About the Capitol Records Building
"This photo series is an homage to one of my favorite architectural icons of Los Angeles, the Capitol Records Building." Ted VanCleave
The Capitol Records Building, also known as the Capitol Records Tower, is a Hollywood Boulevard Commercial and Entertainment District building that is located in Hollywood, Los Angeles. The building is a thirteen-story tower that was designed by Louis Naidorf (who was working at Welton Becket Associates at the time), and is one of the city's landmarks. Construction occurred soon after British company EMI acquired Capitol Records in 1955, and was completed in April 1956. Located just north of the Hollywood and Vine intersection, the Capitol Records Tower houses the consolidation of Capitol Records' West Coast operations and is also home to the recording studios and echo chambers of Capitol Studios. The building is a Los Angeles Historic-Cultural Monument.
The building design was based upon the graduate school drawings of Lou Naidorf who, as the primary architect, designed the first circular office building at the age of 24 years. The wide curved awnings over windows on each story and the tall spike emerging from the top of the building only coincidentally resembles a stack of records on a turntable. The rectangular ground floor is a separate structure, joined to the tower after completion.
The tower incorporates 13 stories, to conform to the 150-foot (46 m) zoning height limit that was in place at the time of its construction. Height restrictions were later lifted in 1956. The 13th floor of the tower is the "Executive Level" and is represented by an "E" in the building's two elevators.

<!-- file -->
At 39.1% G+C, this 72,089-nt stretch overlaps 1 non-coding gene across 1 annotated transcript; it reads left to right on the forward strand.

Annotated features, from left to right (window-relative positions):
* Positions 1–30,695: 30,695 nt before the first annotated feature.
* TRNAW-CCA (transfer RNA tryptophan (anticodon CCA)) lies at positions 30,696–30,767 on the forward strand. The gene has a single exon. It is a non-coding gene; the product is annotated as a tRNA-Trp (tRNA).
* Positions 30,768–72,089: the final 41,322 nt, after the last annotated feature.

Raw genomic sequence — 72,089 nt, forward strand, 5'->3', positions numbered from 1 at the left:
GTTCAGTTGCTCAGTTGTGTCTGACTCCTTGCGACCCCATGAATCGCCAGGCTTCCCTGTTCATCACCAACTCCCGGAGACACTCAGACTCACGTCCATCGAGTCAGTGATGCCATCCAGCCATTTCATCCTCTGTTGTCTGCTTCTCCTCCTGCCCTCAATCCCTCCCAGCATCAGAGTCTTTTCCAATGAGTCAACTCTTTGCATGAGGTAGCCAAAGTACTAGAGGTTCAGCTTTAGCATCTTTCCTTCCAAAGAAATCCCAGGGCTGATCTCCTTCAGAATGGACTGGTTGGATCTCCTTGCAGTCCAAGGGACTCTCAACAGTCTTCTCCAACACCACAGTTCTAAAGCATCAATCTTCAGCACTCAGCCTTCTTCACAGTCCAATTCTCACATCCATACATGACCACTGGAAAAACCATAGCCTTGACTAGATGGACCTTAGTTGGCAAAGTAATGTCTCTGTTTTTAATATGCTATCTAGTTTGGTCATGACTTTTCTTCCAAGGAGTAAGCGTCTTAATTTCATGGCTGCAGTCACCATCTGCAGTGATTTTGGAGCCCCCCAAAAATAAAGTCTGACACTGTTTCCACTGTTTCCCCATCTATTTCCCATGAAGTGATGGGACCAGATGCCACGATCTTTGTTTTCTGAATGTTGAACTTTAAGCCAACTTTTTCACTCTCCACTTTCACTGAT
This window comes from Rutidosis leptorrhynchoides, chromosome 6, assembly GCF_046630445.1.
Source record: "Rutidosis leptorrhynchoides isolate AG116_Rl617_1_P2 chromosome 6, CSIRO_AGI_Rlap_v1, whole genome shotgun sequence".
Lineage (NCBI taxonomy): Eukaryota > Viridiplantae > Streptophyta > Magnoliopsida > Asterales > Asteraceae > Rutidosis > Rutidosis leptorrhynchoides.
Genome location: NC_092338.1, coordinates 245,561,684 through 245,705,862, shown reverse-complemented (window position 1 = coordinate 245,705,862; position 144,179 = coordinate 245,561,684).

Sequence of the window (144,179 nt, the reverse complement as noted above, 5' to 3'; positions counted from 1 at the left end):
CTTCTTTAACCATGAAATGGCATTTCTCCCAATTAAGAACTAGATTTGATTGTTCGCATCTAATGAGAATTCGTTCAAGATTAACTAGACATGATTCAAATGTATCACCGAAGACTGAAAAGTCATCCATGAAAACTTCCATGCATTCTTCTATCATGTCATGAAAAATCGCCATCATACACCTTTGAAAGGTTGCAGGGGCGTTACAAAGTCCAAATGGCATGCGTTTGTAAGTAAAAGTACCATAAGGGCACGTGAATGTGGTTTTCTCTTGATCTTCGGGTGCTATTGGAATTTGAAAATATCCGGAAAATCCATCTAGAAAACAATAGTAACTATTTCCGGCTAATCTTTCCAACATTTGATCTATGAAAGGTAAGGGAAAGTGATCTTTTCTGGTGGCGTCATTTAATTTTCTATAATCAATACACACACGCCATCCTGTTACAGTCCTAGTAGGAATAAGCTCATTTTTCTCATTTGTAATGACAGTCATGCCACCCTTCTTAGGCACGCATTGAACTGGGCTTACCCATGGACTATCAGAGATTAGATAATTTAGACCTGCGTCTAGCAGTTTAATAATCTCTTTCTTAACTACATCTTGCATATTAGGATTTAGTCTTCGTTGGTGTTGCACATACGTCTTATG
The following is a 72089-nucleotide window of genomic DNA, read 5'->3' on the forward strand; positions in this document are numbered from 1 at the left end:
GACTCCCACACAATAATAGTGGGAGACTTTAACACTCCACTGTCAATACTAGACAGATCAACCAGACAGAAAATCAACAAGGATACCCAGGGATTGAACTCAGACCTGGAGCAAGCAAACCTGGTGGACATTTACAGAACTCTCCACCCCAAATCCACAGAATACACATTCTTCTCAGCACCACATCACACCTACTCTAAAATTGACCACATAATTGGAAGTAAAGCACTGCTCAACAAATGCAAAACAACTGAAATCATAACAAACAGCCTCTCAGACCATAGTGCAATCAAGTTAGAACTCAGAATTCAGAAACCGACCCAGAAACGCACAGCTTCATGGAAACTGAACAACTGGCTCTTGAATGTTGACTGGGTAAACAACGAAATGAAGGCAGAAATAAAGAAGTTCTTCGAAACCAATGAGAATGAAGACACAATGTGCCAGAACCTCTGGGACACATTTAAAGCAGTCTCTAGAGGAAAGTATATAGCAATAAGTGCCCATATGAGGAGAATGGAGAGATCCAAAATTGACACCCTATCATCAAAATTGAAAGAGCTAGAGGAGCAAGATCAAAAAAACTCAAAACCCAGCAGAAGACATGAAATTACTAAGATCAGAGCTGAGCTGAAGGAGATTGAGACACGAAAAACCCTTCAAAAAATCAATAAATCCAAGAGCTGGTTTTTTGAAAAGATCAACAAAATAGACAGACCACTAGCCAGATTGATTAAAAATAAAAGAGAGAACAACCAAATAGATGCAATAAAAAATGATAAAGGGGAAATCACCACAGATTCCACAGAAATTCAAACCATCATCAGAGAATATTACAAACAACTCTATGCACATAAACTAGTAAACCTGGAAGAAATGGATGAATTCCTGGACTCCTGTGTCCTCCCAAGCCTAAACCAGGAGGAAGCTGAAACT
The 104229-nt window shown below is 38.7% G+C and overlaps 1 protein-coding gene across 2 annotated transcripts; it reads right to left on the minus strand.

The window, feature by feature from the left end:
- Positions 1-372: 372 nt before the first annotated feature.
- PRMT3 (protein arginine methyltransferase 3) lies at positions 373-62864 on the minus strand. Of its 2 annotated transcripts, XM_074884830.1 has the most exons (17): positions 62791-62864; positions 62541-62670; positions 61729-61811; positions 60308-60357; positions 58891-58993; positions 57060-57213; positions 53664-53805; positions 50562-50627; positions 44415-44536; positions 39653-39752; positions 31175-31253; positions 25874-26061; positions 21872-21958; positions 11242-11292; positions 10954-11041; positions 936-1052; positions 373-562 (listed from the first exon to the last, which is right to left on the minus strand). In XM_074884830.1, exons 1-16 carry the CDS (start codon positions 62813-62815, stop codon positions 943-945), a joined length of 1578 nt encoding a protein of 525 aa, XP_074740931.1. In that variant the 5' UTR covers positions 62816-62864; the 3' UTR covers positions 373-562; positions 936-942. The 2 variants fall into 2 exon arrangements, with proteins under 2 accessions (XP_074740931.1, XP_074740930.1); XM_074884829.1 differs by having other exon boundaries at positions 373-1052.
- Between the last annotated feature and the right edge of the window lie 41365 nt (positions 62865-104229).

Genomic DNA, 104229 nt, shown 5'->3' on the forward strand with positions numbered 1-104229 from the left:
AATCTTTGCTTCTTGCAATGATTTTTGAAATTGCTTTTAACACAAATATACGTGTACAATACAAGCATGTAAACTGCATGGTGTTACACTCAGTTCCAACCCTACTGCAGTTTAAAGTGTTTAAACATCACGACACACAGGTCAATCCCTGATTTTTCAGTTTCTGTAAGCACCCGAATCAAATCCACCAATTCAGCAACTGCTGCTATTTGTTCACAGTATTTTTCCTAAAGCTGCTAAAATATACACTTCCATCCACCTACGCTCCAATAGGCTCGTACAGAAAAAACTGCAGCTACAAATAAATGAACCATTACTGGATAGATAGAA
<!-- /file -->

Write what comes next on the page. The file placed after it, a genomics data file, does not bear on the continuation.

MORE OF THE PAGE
The blinking light atop the tower spells out the word "Hollywood" in Morse code, and has done so since the building's opening in 1956. This was an idea of Capitol's then-president, Alan Livingston, who wanted to subtly advertise Capitol's status as the first record label with a base on the west coast. The switch was initially activated by Leila Morse, the granddaughter of Samuel Morse. In 1992 the light was changed to read "Capitol 50," in honor of the label's fiftieth anniversary—it has since returned to spelling "Hollywood". A black-and-white graphic image of the building appeared on the albums of many Capitol recording artists, with the phrase, "From the Sound Capitol of the World".
In April 2013, Capitol Records and artist Richard Wyatt Jr. collaborated to restore his iconic Hollywood Jazz Mural on the south wall of the Capitol Records building. Restored in hand-glazed ceramic tile, the mural spans 26 by 88 feet (7.9 by 26.8 m) Entitled "Hollywood Jazz: 1945-1972", this masterpiece presents “larger than life” images of a number of notable jazz musicians.
The building houses the Capitol Studios, a recording facility which includes eight echo chambers engineered by guitarist Les Paul and three main studios, A, B, and C. Frank Sinatra had a close association with the studios, and the Georg Neumann U 47 microphone that he carried around with him is housed there, and is used and maintained regularly for studio sessions. The first album recorded in the tower was Frank Sinatra Conducts Tone Poems of Color. In 2012, Studio A received a brand new AMS Neve 88R mixing console, and was designed and built for Al Schmitt and Paul McCartney.